Consumer technology devices and Internet familiarity drive digital photobook sales. "The increased popularity and lower cost of digital cameras—including the devices in cell phones and PDAs—makes it incredibly easy to record life’s events through photos. The destination for many digital photos was memory cards or hard drives. Now the average person can have digital photos turned into a one-of-a-kind photobook for personal or promotional use," explains Gray.
Established in 1893, Edwards Brothers, Inc. is a large, privately owned book, journal, and catalog manufacturing firm based out of MI, which specializes in short, medium, and ultra-short runs for publishers, authors, scholarly societies, industrial firms, and universities. Edwards Brothers operates three manufacturing facilities totaling nearly 300,000 square feet, two on-site digital book centers, and six remote digital book centers installed in customer facilities in the U.S. and the UK.
Edwards Brothers uses continuous and cut sheet printers from InfoPrint Solutions Company, Océ, and Xerox, and finishing devices from C.P. Bourg, Muller Martini, and Standard Horizon to produce books.
The choice between digital and offset production varies at Edwards Brothers. "Because we’re short run specialists, the line between offset and digital doesn’t really exist for us. We’ll produce the work on the most economical and cost-effective equipment available, regardless of the platform," explains John J. Edwards, president and CEO, Edwards Brothers, Inc. "Our goal is to print the right quantity at the right time on the press that offers the greatest efficiencies. We call this concept Life of Title and it’s our solution for helping customers manage inventory and associated costs by printing closer to actual demand. The result is the maximization of a title’s revenues and profits from cradle to grave."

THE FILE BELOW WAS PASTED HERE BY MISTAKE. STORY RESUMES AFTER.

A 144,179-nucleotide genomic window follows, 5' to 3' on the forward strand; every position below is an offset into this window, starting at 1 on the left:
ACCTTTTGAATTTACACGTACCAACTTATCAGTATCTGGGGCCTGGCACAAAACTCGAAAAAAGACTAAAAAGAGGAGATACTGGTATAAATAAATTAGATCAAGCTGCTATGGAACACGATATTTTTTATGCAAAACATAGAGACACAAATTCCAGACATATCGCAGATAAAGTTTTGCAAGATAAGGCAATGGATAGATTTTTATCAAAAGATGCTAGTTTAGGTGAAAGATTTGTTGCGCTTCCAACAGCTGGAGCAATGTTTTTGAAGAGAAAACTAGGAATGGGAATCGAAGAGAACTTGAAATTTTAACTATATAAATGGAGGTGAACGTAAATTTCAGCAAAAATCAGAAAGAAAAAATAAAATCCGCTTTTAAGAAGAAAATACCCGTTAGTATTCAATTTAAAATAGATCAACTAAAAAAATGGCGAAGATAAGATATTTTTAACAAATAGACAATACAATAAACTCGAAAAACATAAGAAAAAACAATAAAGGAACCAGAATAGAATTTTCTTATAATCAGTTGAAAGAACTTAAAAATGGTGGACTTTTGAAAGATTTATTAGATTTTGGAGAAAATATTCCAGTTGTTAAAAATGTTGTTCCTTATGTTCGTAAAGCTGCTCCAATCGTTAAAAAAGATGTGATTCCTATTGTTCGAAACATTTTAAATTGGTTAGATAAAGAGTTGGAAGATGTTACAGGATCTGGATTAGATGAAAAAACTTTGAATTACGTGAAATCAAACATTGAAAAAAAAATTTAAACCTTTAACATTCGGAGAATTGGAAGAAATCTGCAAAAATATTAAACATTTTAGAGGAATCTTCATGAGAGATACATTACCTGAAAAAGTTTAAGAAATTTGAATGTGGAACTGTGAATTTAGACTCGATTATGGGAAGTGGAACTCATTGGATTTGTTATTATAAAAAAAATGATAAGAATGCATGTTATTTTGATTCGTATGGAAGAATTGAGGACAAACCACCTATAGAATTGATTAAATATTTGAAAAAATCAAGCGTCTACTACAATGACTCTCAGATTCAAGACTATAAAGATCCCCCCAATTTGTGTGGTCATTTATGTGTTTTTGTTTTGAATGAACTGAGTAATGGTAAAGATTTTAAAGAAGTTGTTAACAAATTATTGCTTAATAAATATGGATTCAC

Sometimes a title is printed in offset and digital. "It’s quite common for a customer to send us a new title with an initial print run in the thousands, which we’ll run offset, and then come back and request multiple reprints as needed, which we often print digitally. We service the customer’s needs regardless of how much their print runs fluctuate. We’re with them for the complete life of the title," says Edwards.
Finishing at Edwards
Edwards Brothers’ customers look to digital to save money, but they are not willing to skimp on quality. "Our customers keep a much closer eye on inventory these days and all are looking for digital options to control costs," notes Edwards. "We want our digital work to be same quality as our offset work. We don’t want anyone to be able to tell the difference between the two—that’s our goal," he adds.
It is important for Edwards Brothers to have well trained finishing professionals on staff. "Case binding is still a very manual process versus our high-speed lines for offset products. Having skilled operators is very important," says Edwards.
He adds that, as with any printing operation, controlling overhead costs is an issue. "The key is to continually look for ways to automate and reduce the cost per order."
This concludes our online series on digital book publishing and finishing. Look for our full-feature article on the topic in DPS magazine’s March/April issue, also available as a digital edition. dps
Search: The Benefits of Digital Book Publishing to read Part 1 of this exclusive online series
Search: The Growth of Digital Book Publishing to read Part 2 of this exclusive online series
Search: Digital Book Finishing to read Part 3 of this exclusive online series